What are crutches?
Crutches are supports that help you walk when you have an injured leg or foot.
How do I use crutches?
Walking: Bring the crutches forward evenly, keeping your injured leg off the ground. Lean forward, putting your weight on your hands against the grips of the crutches. Don’t rest your armpits on the crutches because the pressure can cause damage to a nerve that passes through the armpit. Swing your good leg forward, placing your foot just in front of the crutches. Repeat. (Note: In some cases your healthcare provider may allow you to put some weight on your injured leg while you are using crutches.)
Getting up from a chair or bed: Hold both crutches together by the grips in the hand on the side of the injured leg. Push up from the chair or bed with the other hand while you push up on the crutches. Use your good leg to bring you to a standing position. Get your balance and bring your crutches into position on either side of you before you start to walk.
Sitting down: Hold your crutches together by the grips in the hand on the injured side. Hold onto the chair or bed with the other hand and lower yourself slowly. Unless you are allowed to put some weight on your injured leg, keep your injured leg off the ground and keep your weight on the good leg.
Stairs: Going up, get close to the stairs. Step up with the good leg, then bring the crutches and the injured leg up to the step that the good leg is on. Repeat. Going down, first bring the crutches and the injured leg down to the lower step. Then step down with the good leg. Repeat. If there is a handrail, put both crutches under the opposite arm and use the rail for support. Remember: “Up with the good, down with the bad.”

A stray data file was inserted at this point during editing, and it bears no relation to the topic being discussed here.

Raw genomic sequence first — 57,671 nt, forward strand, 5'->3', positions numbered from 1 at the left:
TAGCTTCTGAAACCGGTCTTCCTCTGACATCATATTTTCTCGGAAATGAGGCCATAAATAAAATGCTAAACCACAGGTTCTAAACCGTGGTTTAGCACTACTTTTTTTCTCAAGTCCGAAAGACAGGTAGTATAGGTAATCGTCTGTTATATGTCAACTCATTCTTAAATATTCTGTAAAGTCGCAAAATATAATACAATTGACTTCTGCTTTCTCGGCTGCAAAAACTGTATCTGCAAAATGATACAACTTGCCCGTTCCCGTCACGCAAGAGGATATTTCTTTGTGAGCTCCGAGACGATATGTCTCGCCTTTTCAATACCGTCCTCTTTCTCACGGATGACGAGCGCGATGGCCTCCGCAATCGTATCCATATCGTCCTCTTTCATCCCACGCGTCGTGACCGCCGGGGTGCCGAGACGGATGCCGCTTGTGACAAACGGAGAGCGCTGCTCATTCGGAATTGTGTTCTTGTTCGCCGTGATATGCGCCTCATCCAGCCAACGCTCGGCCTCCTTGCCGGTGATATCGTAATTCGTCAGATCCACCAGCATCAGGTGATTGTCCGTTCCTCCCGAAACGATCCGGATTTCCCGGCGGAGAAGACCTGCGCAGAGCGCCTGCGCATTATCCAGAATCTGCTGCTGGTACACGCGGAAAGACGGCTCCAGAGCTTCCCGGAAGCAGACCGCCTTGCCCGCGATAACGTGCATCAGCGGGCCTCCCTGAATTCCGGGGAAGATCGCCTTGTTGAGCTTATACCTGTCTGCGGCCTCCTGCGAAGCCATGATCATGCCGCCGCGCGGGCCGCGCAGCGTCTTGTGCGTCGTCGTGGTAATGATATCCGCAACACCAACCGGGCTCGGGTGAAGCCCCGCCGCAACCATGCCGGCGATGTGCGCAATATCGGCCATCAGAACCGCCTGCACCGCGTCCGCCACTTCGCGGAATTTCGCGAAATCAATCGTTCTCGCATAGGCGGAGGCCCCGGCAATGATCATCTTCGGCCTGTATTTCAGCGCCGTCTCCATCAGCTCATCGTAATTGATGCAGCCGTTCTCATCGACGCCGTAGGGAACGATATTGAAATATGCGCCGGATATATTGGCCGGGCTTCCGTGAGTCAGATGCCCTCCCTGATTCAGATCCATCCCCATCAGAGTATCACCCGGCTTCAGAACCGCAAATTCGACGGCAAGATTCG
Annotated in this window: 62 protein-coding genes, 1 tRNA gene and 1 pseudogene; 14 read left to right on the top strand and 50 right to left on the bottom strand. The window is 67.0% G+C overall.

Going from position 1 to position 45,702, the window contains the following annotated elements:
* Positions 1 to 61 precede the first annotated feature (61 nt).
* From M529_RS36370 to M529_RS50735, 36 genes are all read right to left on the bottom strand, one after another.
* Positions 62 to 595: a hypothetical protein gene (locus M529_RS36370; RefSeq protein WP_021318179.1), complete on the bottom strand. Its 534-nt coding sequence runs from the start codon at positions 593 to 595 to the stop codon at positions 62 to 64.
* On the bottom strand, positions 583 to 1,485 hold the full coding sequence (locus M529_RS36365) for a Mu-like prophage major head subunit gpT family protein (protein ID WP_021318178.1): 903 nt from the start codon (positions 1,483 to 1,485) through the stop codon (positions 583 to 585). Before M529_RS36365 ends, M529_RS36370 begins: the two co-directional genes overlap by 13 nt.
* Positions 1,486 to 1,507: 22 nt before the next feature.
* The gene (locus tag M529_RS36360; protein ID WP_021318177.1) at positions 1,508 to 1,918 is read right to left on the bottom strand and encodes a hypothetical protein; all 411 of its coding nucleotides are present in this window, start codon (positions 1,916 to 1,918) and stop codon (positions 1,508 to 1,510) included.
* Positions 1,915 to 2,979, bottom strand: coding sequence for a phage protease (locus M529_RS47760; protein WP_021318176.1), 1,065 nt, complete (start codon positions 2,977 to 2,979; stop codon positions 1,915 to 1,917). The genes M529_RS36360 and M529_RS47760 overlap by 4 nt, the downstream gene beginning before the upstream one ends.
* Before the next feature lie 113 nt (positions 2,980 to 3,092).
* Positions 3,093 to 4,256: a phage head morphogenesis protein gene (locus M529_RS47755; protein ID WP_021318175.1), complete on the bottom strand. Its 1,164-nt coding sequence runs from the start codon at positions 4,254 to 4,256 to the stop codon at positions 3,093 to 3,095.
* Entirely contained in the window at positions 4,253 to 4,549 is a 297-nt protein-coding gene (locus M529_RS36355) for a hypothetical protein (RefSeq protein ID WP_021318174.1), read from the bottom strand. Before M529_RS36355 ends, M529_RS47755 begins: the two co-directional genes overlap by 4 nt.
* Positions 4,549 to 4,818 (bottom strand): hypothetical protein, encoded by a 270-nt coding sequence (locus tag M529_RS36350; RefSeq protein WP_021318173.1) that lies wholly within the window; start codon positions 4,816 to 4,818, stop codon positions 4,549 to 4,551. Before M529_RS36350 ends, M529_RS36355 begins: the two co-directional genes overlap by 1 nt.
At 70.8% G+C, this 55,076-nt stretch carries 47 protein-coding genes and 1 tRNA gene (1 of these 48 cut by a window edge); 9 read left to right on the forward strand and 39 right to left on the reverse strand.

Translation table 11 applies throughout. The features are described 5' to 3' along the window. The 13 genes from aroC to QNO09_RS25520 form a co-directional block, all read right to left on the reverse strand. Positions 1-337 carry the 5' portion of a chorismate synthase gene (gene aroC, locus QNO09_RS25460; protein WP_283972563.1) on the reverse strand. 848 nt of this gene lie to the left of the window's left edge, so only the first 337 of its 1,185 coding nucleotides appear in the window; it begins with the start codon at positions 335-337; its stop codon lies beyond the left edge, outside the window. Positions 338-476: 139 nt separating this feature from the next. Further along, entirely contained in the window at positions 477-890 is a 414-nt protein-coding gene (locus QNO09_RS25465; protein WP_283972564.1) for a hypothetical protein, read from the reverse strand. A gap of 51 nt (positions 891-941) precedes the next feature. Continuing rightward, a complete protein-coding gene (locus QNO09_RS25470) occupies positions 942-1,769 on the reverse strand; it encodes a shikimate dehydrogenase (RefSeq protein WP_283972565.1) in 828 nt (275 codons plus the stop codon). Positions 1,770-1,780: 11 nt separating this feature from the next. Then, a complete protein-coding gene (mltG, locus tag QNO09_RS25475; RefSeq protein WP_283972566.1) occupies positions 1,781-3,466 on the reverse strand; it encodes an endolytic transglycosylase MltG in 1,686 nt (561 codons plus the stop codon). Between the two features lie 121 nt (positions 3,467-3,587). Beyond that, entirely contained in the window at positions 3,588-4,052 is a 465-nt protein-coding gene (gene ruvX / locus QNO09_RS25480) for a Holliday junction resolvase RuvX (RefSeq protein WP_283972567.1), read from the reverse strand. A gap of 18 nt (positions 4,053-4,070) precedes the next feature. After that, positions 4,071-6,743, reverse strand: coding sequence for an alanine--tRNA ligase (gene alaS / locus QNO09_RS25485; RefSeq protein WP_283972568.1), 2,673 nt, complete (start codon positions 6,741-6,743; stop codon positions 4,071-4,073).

Going through doorways: Be sure to give yourself enough room to allow your feet and crutches to clear the door. After opening the door, block it from swinging closed with a crutch tip. Walk through the doorway.
How can I take care of myself while I’m using crutches?
- Be careful not to slip on water or ice.
- Sometimes crutches rub against the skin between your arm and chest. You may want to use body lotion or talcum powder to prevent skin chafing.
- If your hands get sore or tired, you may want to put extra padding on the crutch grips.
- Be sure not to lean on the crutches and put pressure on your armpits. If there is pressure on your armpits even when you use the crutches correctly, the crutches are too long and need to be shortened.
Written by Pierre Rouzier, MD, for RelayHealth. Published by RelayHealth.
Last modified: 2000-08-09
Last reviewed: 2010-06-21 This content is reviewed periodically and is subject to change as new health information becomes available. The information is intended to inform and educate and is not a replacement for medical evaluation, advice, diagnosis or treatment by a healthcare professional. References
Pediatric Advisor 2011.4 Index
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